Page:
That scoreline was a testament to how much Milan have improved lately under Stefano Pioli. But it was also a stark reminder of how the pandemic has impacted outcomes on the pitch.

Lazio’s coach, Simone Inzaghi, returns the ball during Saturday’s defeat by Milan. He is refusing to give up on the title despite falling seven points behind Juventus.



Lazio’s coach, Simone Inzaghi, returns the ball during Saturday’s defeat by Milan. He is refusing to give up on the title despite falling seven points behind Juventus. Photograph: Alberto Lingria/Reuters

Before the coronavirus interruption, Lazio were unbeaten at the Stadio Olimpico, with 11 wins and three draws. They had the tightest defence in Serie A, and had aplus-37 goal difference. There were plenty of ways you could imagine them blowing their shot at the title, but a thrashing like this at home to Milan (whose own goal difference had not strayed above zero since September) was not high on the list.

Of course, anything can happen in a one-off game. Inzaghi is fond of reminding reporters that “in football, you can go from the stars to the stalls in no time at all”. But there is no denying that the trajectories of these two teams have shifted drastically from where they were.

It was always going to be more difficult for them to win the title under the present conditions. Their squad has always been thinner than Juventus’s. Lazio’s great advantage, in the spring, would have been the opportunity to concentrate all their energies on the league, enjoying extra days of rest between games while the Bianconeri juggled Serie A with the Coppa Italia and Champions League.

Inzaghi refused to abandon hope on Saturday, insisting that his team would push on to the end, even if he would be picking his starting XI for the next game “together with the team doctor”. Lazio trail Juventus now by seven points, but there are still eight matches to go, and Juventus’s next two – at Milan and then home to Atalanta – will be far sterner tests than they have faced in the league since the restart.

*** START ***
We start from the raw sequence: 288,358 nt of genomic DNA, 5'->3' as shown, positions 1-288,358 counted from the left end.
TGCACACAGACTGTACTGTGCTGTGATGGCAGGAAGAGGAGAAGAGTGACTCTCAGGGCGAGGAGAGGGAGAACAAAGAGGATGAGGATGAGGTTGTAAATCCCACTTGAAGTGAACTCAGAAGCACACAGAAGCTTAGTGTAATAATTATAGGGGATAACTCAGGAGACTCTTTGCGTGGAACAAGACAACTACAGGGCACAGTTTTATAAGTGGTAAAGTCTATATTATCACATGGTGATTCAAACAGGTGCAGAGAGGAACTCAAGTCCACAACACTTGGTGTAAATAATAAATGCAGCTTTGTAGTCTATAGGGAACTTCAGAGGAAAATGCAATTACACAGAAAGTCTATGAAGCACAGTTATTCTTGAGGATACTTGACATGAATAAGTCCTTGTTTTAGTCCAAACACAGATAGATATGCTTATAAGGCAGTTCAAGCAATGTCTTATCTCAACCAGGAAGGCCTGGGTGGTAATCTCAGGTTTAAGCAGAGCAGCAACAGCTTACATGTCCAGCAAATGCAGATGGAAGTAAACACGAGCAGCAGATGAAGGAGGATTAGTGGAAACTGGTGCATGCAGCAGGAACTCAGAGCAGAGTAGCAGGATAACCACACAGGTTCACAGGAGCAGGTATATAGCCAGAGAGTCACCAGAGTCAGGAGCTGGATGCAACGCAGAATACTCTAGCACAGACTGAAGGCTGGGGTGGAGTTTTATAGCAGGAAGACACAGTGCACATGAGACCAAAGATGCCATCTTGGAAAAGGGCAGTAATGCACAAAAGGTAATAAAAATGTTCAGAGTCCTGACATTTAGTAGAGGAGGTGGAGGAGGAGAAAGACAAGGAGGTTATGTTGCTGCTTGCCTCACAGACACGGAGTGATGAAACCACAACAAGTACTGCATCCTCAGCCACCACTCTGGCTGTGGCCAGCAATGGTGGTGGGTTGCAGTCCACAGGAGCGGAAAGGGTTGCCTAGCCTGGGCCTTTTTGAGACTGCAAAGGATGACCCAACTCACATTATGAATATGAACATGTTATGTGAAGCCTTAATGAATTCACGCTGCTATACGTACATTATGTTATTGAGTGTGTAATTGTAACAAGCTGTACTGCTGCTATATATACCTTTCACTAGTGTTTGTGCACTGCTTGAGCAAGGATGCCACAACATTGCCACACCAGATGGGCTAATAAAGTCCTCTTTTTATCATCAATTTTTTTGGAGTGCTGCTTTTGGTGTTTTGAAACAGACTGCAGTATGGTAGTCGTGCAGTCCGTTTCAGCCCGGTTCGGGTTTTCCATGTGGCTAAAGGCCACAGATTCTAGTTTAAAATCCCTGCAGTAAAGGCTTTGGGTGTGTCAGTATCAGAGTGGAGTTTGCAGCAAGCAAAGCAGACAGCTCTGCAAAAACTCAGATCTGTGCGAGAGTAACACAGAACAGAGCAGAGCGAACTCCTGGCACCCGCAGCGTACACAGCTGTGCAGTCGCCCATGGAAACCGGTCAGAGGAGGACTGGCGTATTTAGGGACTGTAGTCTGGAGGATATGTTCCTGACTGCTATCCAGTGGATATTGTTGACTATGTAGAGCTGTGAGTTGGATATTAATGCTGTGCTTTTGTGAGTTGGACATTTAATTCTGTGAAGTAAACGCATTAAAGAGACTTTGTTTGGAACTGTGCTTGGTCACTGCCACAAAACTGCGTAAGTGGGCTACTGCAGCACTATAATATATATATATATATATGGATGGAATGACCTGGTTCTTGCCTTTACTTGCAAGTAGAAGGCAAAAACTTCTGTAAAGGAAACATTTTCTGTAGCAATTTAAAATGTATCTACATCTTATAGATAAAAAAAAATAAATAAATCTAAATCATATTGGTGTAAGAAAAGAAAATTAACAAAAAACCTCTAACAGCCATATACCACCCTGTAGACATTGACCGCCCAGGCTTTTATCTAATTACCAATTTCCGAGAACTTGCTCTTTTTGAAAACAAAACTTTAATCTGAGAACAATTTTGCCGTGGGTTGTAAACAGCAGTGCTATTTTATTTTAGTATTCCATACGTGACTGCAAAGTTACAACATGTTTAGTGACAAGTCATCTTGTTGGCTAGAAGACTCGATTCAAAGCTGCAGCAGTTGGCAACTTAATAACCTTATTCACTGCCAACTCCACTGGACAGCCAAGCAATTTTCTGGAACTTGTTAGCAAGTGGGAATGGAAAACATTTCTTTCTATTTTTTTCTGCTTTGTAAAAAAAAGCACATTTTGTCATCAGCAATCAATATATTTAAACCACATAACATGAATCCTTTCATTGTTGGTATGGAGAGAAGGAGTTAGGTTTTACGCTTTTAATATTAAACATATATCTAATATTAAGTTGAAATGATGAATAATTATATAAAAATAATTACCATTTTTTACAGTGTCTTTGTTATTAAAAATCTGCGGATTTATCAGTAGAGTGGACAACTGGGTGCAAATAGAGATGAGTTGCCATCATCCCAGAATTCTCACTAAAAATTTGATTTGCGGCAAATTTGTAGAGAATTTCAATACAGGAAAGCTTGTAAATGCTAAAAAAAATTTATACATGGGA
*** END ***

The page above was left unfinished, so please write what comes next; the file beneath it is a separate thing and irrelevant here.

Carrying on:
For Lazio’s fans, though, the dream is fading. To be replaced, once again, with frustration, at the thought of what might have been.

Internazionale  1-2 Bologna, Brescia 2-0 Verona, Cagliari 0-1 Atalanta, Parma 1-2 Fiorentina, Sampdoria 3-0 Spal, Udinese 2-2 Genoa, Napoli 2-1 Roma, Juventus 4-1 Torino, Sassuolo 4-2 Lecce, Lazio 0-3 Milan.

Talking points

An improbable way for Lazio’s title dream to be dashed, but a perfectly predictable path for Internazionale. From 1-0 up, with a man advantage and a penalty to take in the 61st minute against Bologna, they contrived to lose 2-1. The 18-year-old Musa Juwara made a thrilling impact off the bench for Bologna, scoring the equaliser, but his performance does not excuse another implosion. Lautaro was anonymous even before missing the penalty and Roberto Gagliardini fluffed the follow-up. But this was another collective collapse, of the sort that was never supposed to happen on Antonio Conte’s watch.

The Gambian midfielder Musa Juwara smiles after his goal helped Bologna defeat Internazionale.



The Gambian midfielder Musa Juwara smiles after his goal helped Bologna defeat Internazionale. Photograph: Miguel Medina/AFP/Getty Images

Cristiano Ronaldo has scored a free-kick for Juventus, at the 43rd attempt. In so doing, he became the first Juventus player to reach 25 goals in Serie A since Omar Sivori in 1960-61.

Atalanta are the only team besides Juventus to have won every game in Serie A since the restart – though this was the toughest one yet, away to Cagliari. Giovanni Simeone had a beautiful opener disallowed for a very modern handball decision, before Luis Muriel’s penalty took the points. Atalanta are almost certainly too far back to fight for the title.

Welcome back Nicolò Zaniolo, who came off the bench for Roma to play his first game since rupturing a cruciate ligament in January. His appearance in Naples was a welcome sight, but overshadowed in the end by a brilliant winning goal from Lorenzo Insigne. His only previous Serie A goal at the Stadio San Paolo this season was a winner against Juventus.